We just witnessed yet another weekend bailout for the financial markets. The government takeover of ailing mortgage behemoths Fannie Mae and Freddie Mac was no surprise (prior editorializing can be found here and here) and has been jumped all over by the mainstream press. So I’m not really going to get into the details, as anyone interested doubtless already knows them.

However, I thought that the official nationalization of the mortgage market at least deserved a mention here at the Nerd’s Eye View.

Someone asked me how this would change the housing and mortgage markets. My initial thought is that it won’t. This move was intended not to cause something to happen, but to prevent something from happening. That something was the imminent bankruptcy of the two entities that account for about 80 percent of U.S. mortgage issuance.

Such an outcome would have changed the game, to be sure, but now it’s not going to happen. Mortgage rates may adjust downward a bit, but from a big picture standpoint, it will be business as usual. (That is, until the new government-owned entity starts writing down mortgage principal balances for defaulted borrowers and other fun unintended-consequence-inducing activities).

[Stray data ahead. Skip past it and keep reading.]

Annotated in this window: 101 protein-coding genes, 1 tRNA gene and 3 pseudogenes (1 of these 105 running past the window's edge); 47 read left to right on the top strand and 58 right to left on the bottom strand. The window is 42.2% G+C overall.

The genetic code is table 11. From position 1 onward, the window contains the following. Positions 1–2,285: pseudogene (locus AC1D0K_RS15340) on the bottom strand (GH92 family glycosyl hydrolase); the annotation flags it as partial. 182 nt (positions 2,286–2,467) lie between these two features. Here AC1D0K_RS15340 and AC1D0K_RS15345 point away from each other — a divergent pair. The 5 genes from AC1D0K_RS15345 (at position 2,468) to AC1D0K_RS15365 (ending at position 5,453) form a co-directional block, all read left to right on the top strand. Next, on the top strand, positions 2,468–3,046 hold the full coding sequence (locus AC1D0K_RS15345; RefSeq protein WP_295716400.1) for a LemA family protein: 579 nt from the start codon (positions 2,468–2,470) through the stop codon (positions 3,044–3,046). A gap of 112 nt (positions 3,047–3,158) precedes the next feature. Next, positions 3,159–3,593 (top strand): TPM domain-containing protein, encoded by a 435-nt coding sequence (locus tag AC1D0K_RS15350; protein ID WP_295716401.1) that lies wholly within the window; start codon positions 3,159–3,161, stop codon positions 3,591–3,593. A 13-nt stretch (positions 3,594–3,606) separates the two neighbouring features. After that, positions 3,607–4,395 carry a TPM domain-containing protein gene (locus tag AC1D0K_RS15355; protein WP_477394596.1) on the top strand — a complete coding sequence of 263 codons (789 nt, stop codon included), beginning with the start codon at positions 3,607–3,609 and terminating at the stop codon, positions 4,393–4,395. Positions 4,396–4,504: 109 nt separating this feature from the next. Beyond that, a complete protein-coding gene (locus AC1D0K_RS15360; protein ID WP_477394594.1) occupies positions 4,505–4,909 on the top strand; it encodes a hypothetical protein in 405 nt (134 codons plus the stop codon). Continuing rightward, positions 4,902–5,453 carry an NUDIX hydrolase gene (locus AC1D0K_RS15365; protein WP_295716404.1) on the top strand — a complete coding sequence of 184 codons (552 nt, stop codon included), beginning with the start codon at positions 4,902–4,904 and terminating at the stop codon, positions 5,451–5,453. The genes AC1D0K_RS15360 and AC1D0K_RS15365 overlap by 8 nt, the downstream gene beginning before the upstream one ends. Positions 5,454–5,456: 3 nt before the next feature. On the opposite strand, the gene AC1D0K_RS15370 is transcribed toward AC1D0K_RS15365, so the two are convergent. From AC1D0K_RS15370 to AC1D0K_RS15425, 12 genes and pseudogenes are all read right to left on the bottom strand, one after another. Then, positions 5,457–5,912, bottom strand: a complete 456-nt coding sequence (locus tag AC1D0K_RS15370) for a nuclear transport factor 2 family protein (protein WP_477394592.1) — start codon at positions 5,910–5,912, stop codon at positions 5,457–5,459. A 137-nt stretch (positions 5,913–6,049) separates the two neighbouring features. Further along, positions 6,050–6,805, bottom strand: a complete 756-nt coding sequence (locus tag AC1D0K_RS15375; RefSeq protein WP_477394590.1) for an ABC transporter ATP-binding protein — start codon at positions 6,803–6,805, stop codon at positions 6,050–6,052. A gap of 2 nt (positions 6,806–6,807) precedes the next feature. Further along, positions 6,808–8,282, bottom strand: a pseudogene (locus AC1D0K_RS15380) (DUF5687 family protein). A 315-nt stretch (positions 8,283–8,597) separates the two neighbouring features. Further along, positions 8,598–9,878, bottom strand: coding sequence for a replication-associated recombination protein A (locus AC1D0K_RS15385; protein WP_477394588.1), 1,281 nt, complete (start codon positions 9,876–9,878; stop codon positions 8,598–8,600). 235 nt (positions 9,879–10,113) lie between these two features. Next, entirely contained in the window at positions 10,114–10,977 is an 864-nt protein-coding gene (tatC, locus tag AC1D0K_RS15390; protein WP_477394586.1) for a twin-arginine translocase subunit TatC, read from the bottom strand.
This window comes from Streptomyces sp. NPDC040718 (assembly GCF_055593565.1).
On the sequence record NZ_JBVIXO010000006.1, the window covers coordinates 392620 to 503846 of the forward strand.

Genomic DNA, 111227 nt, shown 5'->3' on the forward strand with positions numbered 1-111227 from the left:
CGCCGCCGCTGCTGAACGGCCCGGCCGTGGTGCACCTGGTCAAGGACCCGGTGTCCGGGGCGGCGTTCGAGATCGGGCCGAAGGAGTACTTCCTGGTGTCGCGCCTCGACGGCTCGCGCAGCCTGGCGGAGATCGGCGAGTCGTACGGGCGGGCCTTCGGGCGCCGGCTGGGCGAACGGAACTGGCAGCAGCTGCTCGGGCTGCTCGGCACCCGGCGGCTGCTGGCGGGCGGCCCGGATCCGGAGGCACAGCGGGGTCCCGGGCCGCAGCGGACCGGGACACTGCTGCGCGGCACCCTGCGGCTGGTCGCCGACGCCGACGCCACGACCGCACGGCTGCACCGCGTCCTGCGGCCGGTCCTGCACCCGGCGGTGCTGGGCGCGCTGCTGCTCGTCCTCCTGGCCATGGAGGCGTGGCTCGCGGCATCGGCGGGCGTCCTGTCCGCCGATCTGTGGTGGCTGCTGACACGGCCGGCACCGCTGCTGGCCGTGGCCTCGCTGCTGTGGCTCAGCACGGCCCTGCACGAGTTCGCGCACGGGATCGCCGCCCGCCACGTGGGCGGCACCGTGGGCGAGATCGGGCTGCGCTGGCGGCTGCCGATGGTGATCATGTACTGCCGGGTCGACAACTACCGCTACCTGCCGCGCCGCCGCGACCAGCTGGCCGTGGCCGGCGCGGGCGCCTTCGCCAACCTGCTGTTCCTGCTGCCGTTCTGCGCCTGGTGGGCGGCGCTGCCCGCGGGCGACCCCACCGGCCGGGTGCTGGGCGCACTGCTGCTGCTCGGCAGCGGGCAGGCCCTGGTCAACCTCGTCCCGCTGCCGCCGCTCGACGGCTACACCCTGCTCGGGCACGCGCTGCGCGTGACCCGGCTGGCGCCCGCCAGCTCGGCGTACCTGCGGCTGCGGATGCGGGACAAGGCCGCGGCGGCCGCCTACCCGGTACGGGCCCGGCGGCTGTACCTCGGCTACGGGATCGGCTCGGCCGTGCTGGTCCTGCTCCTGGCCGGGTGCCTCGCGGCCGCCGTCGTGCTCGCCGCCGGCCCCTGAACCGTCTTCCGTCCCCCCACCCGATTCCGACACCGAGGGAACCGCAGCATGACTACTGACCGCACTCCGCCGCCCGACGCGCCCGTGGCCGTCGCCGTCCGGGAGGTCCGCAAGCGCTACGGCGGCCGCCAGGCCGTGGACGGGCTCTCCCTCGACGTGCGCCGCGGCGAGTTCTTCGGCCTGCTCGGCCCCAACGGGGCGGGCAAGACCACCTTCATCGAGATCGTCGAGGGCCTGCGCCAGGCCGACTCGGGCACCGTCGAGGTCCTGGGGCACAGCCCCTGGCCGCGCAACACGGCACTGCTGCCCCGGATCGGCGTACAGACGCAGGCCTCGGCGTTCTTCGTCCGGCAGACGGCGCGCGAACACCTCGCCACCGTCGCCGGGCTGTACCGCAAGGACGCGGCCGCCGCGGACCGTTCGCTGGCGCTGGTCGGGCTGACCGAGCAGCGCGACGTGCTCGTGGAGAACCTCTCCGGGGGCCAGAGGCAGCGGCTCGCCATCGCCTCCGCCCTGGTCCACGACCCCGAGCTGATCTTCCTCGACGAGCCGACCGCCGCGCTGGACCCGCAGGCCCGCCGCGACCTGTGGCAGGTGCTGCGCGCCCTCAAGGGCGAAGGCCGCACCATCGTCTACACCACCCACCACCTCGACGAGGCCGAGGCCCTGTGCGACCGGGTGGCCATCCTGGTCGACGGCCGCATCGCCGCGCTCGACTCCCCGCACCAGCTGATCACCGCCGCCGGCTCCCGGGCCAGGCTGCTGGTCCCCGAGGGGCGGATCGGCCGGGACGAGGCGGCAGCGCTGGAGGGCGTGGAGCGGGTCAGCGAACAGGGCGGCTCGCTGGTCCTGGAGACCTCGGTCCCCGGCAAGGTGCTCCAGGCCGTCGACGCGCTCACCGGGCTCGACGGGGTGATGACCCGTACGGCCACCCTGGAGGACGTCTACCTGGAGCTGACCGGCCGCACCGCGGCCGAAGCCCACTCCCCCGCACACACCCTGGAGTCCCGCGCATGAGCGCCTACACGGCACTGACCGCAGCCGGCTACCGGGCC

Business as usual, by the way, continues to be declining home prices. The difference is that now they won’t plummet into the abyss as they would have had Fannie and Freddie gone under.

The payback is that the government, and by extension the taxpayer, is now on the hook for whatever losses Fannie and Freddie suffer. The Treasury Department tells us that they will not suffer any losses, but their forecasting track record has been horrendous both before and throughout the mortgage crisis (the latest example being less than two months ago when they told us that they wouldn’t do what they did this weekend). The potential for loss is unclear, but to put a ballpark figure on it, one former Fed-head estimates that losses could be as high as $300 billion. And that’s $300 billion that the government doesn’t have.

So the housing market (and all markets, really), have just been bailed out big time — but not without some future, undetermined, and potentially huge cost.

I know it seems like the U.S. government and our society in general can go into infinite amounts of debt without any apparent repercussions. But it will not always be so. As we saw with the housing and mortgage markets, looming problems can often go a long time without seeming to matter — until, eventually, they turn out to have mattered very much after all.


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